I'm rather proud of Nick in this chapter.  He's probably proud of himself as well -- the only one who stuck by Gatsby with "that intense personal interest to which everyone has some vague right at the end" (p. 174).  Well, I'm glad Gatsby had Nick, at least.  

I'm very interested by Nick imagining that Gatsby tells him he "can't go through this alone" (p. 175).  Gatsby went through almost his whole life alone, or feeling alone, anyway.  Didn't fit in with his parents, didn't fit in with Daisy's world, didn't fit in with his own partygoers -- he was always alone, even in those crowds.  

Nick seems to generally think well of people, doesn't he?  He's quite sure Wolfshiem will come to the funeral, that Daisy will at least send flowers -- and again and again, people disappoint him.  No wonder he's a little cynical two years later as he writes this down.  Gatsby's not the only one who had illusions stripped away from him.

Nick goes through some interesting stages in this chapter.  First, he feels "responsible" (p. 174) for taking care of Gatsby's funeral arrangements.  Then he begins to have "a feeling of defiance, of scornful solidarity between Gatsby and me against them all" (p. 176).  And when people keep giving excuses for why they can't come to the funeral, he feels "a certain shame for Gatsby" (p. 180) because no one cares about him anymore.

And then there's Gatsby's dad, Henry Gatz.  Oh, I feel sorry for him.  And I'm rather proud of Gatsby -- his father says that Gatsby went home to see him and bought him a house a couple of years ago.  I'd forgotten that.  I thought that he left home and never looked back, but obviously he cared enough about his family to go provide them with a house once he was wealthy.  Good boy, Gatsby.  Was he also doing that to show off how rich he was?  Sure, but it was still kind of him.  It sounds like he'd been supporting them too, that "ever since he made a success he was very generous" (p. 183) toward him.

As for Gatsby's final father-figure, the man who "raised him up out of nothing, right out of the gutter" (p. 182), Wolfsheim remains wolfish to the end, doesn't he?  Refusing to be involved in Gatsby's funeral in any way.  Nice guy, that Wolfsheim.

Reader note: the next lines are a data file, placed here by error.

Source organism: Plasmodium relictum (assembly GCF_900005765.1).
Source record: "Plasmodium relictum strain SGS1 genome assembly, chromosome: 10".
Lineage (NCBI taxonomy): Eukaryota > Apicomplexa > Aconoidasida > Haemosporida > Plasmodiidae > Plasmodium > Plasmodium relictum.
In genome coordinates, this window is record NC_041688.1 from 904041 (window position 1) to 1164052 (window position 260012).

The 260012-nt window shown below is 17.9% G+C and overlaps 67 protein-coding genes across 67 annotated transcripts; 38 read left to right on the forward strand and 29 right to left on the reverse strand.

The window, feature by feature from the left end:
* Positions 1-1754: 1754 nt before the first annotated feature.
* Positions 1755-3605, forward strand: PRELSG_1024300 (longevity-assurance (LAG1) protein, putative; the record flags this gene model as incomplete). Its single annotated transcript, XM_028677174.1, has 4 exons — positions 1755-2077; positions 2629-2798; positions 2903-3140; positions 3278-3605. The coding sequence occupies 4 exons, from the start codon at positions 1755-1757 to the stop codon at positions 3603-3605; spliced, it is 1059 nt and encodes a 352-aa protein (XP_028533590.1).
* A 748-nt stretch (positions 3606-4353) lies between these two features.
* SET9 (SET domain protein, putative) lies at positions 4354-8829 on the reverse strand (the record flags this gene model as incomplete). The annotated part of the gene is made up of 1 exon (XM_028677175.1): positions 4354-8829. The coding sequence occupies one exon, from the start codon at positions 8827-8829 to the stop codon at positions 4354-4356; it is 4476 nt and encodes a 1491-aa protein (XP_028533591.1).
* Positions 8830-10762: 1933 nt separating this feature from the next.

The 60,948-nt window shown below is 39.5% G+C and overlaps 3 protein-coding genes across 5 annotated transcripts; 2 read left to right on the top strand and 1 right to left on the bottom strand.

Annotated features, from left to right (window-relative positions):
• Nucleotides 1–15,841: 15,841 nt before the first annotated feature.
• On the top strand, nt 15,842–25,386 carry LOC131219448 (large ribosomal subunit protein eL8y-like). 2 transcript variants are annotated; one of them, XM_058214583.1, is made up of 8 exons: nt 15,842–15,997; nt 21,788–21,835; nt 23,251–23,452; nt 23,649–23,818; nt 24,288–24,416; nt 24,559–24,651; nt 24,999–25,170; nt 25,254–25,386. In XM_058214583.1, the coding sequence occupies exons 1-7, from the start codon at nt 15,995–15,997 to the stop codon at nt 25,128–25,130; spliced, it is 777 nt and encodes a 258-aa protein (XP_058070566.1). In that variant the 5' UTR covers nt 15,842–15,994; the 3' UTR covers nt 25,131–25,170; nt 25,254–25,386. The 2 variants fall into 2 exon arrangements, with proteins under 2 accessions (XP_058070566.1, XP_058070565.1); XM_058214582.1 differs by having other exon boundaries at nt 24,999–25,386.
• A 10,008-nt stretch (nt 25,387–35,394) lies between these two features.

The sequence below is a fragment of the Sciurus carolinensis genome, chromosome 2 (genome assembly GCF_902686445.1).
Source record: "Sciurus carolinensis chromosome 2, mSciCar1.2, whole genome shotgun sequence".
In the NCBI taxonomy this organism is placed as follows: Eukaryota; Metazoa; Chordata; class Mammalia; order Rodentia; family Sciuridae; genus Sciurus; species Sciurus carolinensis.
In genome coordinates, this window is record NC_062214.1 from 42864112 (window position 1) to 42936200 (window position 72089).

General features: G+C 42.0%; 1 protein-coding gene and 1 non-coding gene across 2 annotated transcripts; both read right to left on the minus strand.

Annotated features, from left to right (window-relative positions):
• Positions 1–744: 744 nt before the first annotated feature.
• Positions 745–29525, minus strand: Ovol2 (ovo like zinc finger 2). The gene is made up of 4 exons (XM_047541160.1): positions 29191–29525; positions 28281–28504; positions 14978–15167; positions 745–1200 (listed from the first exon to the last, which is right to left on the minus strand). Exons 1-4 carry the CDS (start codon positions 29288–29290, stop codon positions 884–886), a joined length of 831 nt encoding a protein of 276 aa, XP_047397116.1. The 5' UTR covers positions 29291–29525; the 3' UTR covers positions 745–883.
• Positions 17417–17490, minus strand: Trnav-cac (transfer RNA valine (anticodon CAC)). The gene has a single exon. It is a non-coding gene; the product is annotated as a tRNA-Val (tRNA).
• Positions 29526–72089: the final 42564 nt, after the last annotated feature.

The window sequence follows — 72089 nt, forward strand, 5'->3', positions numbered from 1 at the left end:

Oh, that issue of how many clothes you have pops up one more time!  Wolfsheim says that when he first met Gatsby, he "was so hard up he had to keep on wearing his uniform because he couldn't buy some regular clothes" (p. 181).  Yeah, the millions of shirts makes more and more sense, doesn't it?

I like Nick's musings at the end on how where you're born makes a difference in where you belong.  He says that "Tom and Gatsby, Daisy and Jordan and I, were all Westerners, and perhaps we possessed some deficiency in common which made us subtly unadaptable to Eastern life" (p. 187).  While I thought of Daisy and Jordan as Southerners, they certainly weren't from the east coast (and where was Tom from, anyway?  Chicago?).  This interested me very much, because I am from the Middle West (as Nick calls it) myself, and I lived in Connecticut for three years as an adult -- we moved there when Sam was 2 months old -- and I never, ever felt like I belonged there.  I was not a bit sad to move away, and that's unusual for me.  I guess I was subtly unadaptable to Eastern life too.

I think Nick grew up a lot over the course of that summer, don't you?  He didn't have the guts or determination to break off his relationship with the girl he left behind when he came east.  But he goes and makes his break permanent from Jordan.  I'm intrigued by her final remarks.  She says, "I thought you were rather an honest, straightforward person.  I thought that was your secret pride" (p. 189).  Hang it all, I still think he's honest and straightforward -- and I think his making sure Jordan knows they're finished only increases that.  On the other hand, he never went forward and told the cops that it was Daisy who killed Myrtle, so maybe that's what Jordan's talking about?  Did she perhaps want Daisy to have to take responsibility for her actions at long last?

I definitely agree with Jordan about Nick's secret pride, though -- he's rather enjoyed looking down his nose at the shenanigans of everyone around him, hasn't he.  And he continues doing so, telling Tom off about siccing Wilson on Gatsby.

And here we are at the end.  I don't have anything wonderful to say about the book's final lines.  They're amazing and give me goosebumps, those last couple of paragraphs, but that's about all I have to say about that.  

Thanks so much for joining in this read-along, everyone!  I've really enjoyed drinking up the beauty and splendid sadness of this book, and sharing thoughts with you all.  I've learned quite a bit from you too, which is my favorite part of read-alongs :-)  This afternoon, I'll be starting up a giveaway to celebrate our completing the book, so be sure to watch for that.

Favorite Lines:

"Let us learn to show our friendship for a man when he is alive and not after he is dead" (p. 182-83).

I wanted to leave things in order and not just trust that obliging and indifferent sea to sweep my refuse away (p. 188).

There was nothing I could say, except the one unutterable fact that it wasn't true (p. 190).

He had come a long way to this blue lawn, and his dream must have seemed so close that he could hardly fail to grasp it.  He did not know that it was already behind him, somewhere back in that vast obscurity beyond the city, where the dark field of the republic rolled on under the night (p. 192).